Age at Convention: 42
Date of Birth: April 29, 1745
Date of Death: November 26, 1807
Schooling: College of New Jersey (Princeton) 1766
Occupation: Lawyer, Public Security Interests, Lending and Investments, Mercantilist
Prior Political Experience: State Upper House in Connecticut from 1780-1785, Served on Connecticut Superior Court 1785-1807, Council of Safety 1779, Committee of Pay 1775, Continental Congress 1777-1780, Confederation Congress 1781-1783
Committee Assignments: Elected First Representation Committee but was "indisposed," Committee of Detail
Convention Contributions: Arrived on May 28. Departed last week in August and never returned. On June 29, Ellsworth claimed "that we were partly national; partly federal," and introduced the Resolution which became known as the Connecticut Compromise. William Pierce stated that "he is a Gentleman of a clear, deep, and copious understanding; eloquent and connected in public debate; and always attentive to his duty."
New Government Participation: Wrote letters influencing the adoption of the Constitution, played a major part in drafting the Judiciary Act in the First Congress as Connecticut's First Senator (1789 - 1796), served as Chief Justice of the Supreme Court (1796 - 1798). Washington nominated after the Senate refused to confirm the appointment of John Rutledge as Chief Justice of the U. S. Supreme Court.
Biography from the National Archives: Oliver Ellsworth was born on April 29, 1745, in Windsor, CT, to Capt. David and Jemima Ellsworth. He entered Yale in 1762 but transferred to the College of New Jersey (later Princeton) at the end of his second year. He continued to study theology and received his A.B. degree after 2 years. Soon afterward, however, Ellsworth turned to the law. After 4 years of study, he was admitted to the bar in 1771. The next year Ellsworth married Abigail Wolcott.
From a slow start Ellsworth built up a prosperous law practice. His reputation as an able and industrious jurist grew, and in 1777 Ellsworth became Connecticut's state attorney for Hartford County. That same year he was chosen as one of Connecticut's representatives in the Continental Congress. He served on various committees during six annual terms until 1783. Ellsworth was also active in his state's efforts during the Revolution. As a member of the Committee of the Pay Table, Oliver Ellsworth was one of the five men who supervised Connecticut's war expenditures. In 1779 he assumed greater duties as a member of the council of safety, which, with the governor, controlled all military measures for the state.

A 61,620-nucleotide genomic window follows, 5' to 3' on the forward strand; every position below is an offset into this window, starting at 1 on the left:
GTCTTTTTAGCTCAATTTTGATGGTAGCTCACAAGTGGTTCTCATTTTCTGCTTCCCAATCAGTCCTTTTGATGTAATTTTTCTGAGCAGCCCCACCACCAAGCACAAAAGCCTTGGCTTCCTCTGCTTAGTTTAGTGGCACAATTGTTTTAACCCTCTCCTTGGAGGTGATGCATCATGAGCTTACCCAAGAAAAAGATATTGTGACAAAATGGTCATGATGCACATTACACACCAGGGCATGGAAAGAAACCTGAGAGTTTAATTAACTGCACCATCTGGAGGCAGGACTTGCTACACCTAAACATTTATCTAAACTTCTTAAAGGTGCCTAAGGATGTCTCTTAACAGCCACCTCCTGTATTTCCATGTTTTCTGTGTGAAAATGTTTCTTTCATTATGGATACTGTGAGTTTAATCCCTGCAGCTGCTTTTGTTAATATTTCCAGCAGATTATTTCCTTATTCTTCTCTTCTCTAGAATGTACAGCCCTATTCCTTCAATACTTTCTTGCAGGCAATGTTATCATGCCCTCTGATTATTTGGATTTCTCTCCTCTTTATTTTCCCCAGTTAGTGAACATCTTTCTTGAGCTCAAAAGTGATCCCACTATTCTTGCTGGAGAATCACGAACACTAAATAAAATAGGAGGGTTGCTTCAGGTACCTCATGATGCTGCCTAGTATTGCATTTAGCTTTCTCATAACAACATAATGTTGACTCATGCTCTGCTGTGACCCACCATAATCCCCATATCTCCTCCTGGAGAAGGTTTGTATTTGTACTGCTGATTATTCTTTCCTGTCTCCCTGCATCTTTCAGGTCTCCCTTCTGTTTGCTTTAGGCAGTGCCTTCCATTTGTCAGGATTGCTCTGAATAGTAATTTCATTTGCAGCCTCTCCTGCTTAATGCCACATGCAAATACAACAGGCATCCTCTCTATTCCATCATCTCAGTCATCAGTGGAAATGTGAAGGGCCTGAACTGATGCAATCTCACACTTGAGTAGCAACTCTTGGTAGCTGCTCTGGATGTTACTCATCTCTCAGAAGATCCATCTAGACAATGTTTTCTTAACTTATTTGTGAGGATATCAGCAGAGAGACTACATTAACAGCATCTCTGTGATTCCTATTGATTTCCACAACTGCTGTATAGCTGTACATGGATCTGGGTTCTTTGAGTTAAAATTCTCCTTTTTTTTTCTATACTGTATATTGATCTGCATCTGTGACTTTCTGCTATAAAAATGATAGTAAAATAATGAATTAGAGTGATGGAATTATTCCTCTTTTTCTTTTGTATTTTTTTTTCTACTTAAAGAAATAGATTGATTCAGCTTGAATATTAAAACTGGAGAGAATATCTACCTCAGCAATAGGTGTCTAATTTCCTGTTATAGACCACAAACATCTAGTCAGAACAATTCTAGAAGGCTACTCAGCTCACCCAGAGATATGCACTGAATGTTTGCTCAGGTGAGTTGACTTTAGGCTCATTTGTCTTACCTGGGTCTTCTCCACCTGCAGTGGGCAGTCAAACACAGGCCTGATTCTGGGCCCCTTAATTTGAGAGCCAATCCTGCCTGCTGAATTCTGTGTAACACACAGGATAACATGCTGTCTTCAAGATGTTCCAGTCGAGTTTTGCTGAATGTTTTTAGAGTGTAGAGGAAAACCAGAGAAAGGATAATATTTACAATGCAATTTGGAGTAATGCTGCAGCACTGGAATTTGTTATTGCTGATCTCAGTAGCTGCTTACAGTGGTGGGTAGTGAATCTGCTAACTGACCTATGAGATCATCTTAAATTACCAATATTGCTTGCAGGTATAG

When the Constitutional Convention met in Philadelphia in 1787 Ellsworth once again represented Connecticut and took an active part in the proceedings. During debate on the Great Compromise, Ellsworth proposed that the basis of representation in the legislative branch remain by state, as under the Articles of Confederation. He also left his mark through an amendment to change the word "national" to "United States" in a resolution. Thereafter, "United States" was the title used in the convention to designate the government.
Ellsworth also served on the Committee of Five that prepared the first draft of the Constitution. Ellsworth favored the three-fifths compromise on the enumeration of slaves but opposed the abolition of the foreign slave trade. Though he left the convention near the end of August and did not sign the final document, he urged its adoption upon his return to Connecticut and wrote the Letters of a Landholder to promote its ratification.
Ellsworth served as one of Connecticut's first two senators in the new federal government between 1789 and 1796. In the Senate he chaired the committee that framed the bill organizing the federal judiciary and helped to work out the practical details necessary to run a new government. Ellsworth's other achievements in Congress included framing the measure that admitted North Carolina to the Union, devising the non-intercourse act that forced Rhode Island to join, drawing up the bill to regulate the consular service, and serving on the committee that considered Alexander Hamilton's plan for funding the national debt and for incorporating the Bank of the United States.
In the spring of 1796 he was appointed Chief Justice of the Supreme Court and also served as commissioner to France in 1799 and 1800. Upon his return to America in early 1801, Ellsworth retired from public life and lived in Windsor, CT. He died there on November 26, 1807, and was buried in the cemetery of the First Church of Windsor.